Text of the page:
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Singular Belief on Vaccination Is Not Discrimination

August 15, 2023 Employment and Labour Relations Bulletin 3 minute read

While COVID-19 may feel like a blurred and distant reality this summer, a recent Human Rights Tribunal of Ontario (“HRTO”) decision reminds employers about the reality of dismissing employees who refused to comply with vaccine mandates. The HRTO’s decision also provides helpful guidance on the protected ground of “creed” under the Human Rights Code (the “Code”).

In Oulds v Bluewater Health, 2023 HRTO 1134, the employee alleged discrimination against her hospital employer on the basis of creed when the employer instituted a mandatory vaccination policy and then terminated her employment for failing to comply. The employee alleged that her right to bodily autonomy constituted a creed under the Code and that her termination was therefore discriminatory.


In November 2021, the employer wrote to the employee warning that her employment would be terminated if she did not become vaccinated, as she had not provided the employer with evidence that she was medically contraindicated to the vaccine or stated any objection to the vaccine that engaged a protected ground under the Code. The day before her employment was terminated, the employee’s lawyer wrote to the employer on her behalf requesting accommodation due to her creed, writing in part:

“I have a conscience given to me by my Creator. That God conscience I access through prayer and meditation. This forms part of my connection to my Creator. Upon accessing that conscience, I am simply told by my Creator “no” in regard to this mandatory vaccination.”

The employee also believed the COVID-19 vaccine altered her DNA and that she had a right to bodily autonomy. The employer replied that the employee’s decision not to be vaccinated was a personal choice, and that it did not accept that her beliefs amounted to a creed under the Code, partly because she had received other vaccinations in her life.

The Decision

In its decision, the HRTO noted that while the Code does not define creed, “creed may also include non-religious belief systems that, like religion, substantially influence a person’s identity, worldview and way of life”. The HRTO also adopted a policy from the Ontario Human Rights Commission to help in identifying creed, which will be found when the belief:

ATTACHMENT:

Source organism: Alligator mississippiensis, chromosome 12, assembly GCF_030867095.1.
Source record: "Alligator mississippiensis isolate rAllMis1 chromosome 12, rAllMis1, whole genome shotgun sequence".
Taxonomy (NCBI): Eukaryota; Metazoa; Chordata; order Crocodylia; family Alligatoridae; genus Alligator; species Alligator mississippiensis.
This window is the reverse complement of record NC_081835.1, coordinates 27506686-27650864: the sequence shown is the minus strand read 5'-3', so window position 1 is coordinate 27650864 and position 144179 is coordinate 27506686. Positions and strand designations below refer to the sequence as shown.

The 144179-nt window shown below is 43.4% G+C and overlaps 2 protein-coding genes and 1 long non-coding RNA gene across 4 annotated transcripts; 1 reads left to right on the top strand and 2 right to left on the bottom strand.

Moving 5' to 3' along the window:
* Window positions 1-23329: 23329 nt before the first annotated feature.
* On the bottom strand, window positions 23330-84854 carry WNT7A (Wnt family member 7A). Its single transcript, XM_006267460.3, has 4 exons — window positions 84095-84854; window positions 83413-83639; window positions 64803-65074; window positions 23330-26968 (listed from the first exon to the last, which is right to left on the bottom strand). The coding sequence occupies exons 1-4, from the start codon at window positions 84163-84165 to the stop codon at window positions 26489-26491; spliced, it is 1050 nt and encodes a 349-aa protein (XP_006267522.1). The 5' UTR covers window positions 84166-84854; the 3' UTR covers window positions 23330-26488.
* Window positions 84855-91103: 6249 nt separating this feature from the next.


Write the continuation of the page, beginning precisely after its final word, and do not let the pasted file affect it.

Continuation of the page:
• is sincerely, freely, and deeply held
  • is integrally linked to a person’s identity, self-definition, and fulfilment
  • is a particular and comprehensive, overarching system of belief that governs one’s conduct and practices
  • addresses ultimate questions of human existence, including ideas about life, purpose, death, and the existence or non-existence of a Creator and/or a higher or different order of existence
  • has some nexus or connection to an organization or community that professes a shared system of belief

Ultimately, the HRTO ruled that the concept of bodily autonomy and individual choice does not meet the definition of creed under the Code. It noted that while the employee’s belief may be sincerely, freely, and deeply held and it may even be linked to her identity, it did not meet any of the other criteria above. Importantly, there was no overarching systemic component to the employee’s belief about the COVID-19 vaccine or any connection to an organization or community with a shared system of belief.

Simply put, a singular belief about vaccination or bodily autonomy does not attract the protections of a creed under the Code.


This decision underscores the limits of what beliefs will be protected as a creed and reinforces that personal beliefs – even if sincerely held – will not generally be protected by the Code. This decision provides further support for employers’ rights to make decisions for their workplaces and that such decisions will not be considered discriminatory if employees do not sufficiently justify their creed or other Code-based refusal.

Employers are further permitted to (and should) probe an employee’s belief system to test whether it is legitimate or not, particularly when weighing employee beliefs against broader workplace health and safety. If an employee’s beliefs do not contain the necessary characteristics for a creed, employers can be confident that such beliefs will not be protected by the Code.

by Ioana Pantis and David Fanjoy

A Cautionary Note

The foregoing provides only an overview and does not constitute legal advice. Readers are cautioned against making any decisions based on this material alone. Rather, specific legal advice should be obtained.

© McMillan LLP 2023

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